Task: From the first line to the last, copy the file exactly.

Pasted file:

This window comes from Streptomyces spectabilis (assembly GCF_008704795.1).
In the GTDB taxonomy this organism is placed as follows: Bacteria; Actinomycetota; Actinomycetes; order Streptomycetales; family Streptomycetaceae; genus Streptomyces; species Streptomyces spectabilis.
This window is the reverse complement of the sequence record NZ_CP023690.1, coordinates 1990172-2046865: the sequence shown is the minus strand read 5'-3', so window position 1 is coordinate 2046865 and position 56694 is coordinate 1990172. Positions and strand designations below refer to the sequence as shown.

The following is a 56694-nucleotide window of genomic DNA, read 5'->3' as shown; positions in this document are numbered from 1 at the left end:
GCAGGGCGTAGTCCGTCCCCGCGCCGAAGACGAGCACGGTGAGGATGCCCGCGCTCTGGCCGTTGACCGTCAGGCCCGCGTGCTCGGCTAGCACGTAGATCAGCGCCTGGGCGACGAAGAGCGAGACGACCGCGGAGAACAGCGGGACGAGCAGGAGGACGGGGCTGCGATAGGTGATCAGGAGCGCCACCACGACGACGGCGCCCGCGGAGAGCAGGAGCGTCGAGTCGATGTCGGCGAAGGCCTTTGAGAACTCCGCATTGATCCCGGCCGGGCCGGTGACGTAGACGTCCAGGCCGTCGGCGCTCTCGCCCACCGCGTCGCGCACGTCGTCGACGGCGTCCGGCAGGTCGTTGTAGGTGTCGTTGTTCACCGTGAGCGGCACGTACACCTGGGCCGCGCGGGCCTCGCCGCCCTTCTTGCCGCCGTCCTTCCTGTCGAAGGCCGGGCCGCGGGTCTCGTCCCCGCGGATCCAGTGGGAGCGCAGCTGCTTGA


This window comes from Streptomyces spectabilis (assembly GCF_008704795.1).
In the GTDB taxonomy this organism is placed as follows: Bacteria; Actinomycetota; Actinomycetes; order Streptomycetales; family Streptomycetaceae; genus Streptomyces; species Streptomyces spectabilis.
This window is the reverse complement of the sequence record NZ_CP023690.1, coordinates 1990172-2046865: the sequence shown is the minus strand read 5'-3', so window position 1 is coordinate 2046865 and position 56694 is coordinate 1990172. Positions and strand designations below refer to the sequence as shown.

The following is a 56694-nucleotide window of genomic DNA, read 5'->3' as shown; positions in this document are numbered from 1 at the left end:
GCAGGGCGTAGTCCGTCCCCGCGCCGAAGACGAGCACGGTGAGGATGCCCGCGCTCTGGCCGTTGACCGTCAGGCCCGCGTGCTCGGCTAGCACGTAGATCAGCGCCTGGGCGACGAAGAGCGAGACGACCGCGGAGAACAGCGGGACGAGCAGGAGGACGGGGCTGCGATAGGTGATCAGGAGCGCCACCACGACGACGGCGCCCGCGGAGAGCAGGAGCGTCGAGTCGATGTCGGCGAAGGCCTTTGAGAACTCCGCATTGATCCCGGCCGGGCCGGTGACGTAGACGTCCAGGCCGTCGGCGCTCTCGCCCACCGCGTCGCGCACGTCGTCGACGGCGTCCGGCAGGTCGTTGTAGGTGTCGTTGTTCACCGTGAGCGGCACGTACACCTGGGCCGCGCGGGCCTCGCCGCCCTTCTTGCCGCCGTCCTTCCTGTCGAAGGCCGGGCCGCGGGTCTCGTCCCCGCGGATCCAGTGGGAGCGCAGCTGCTTGA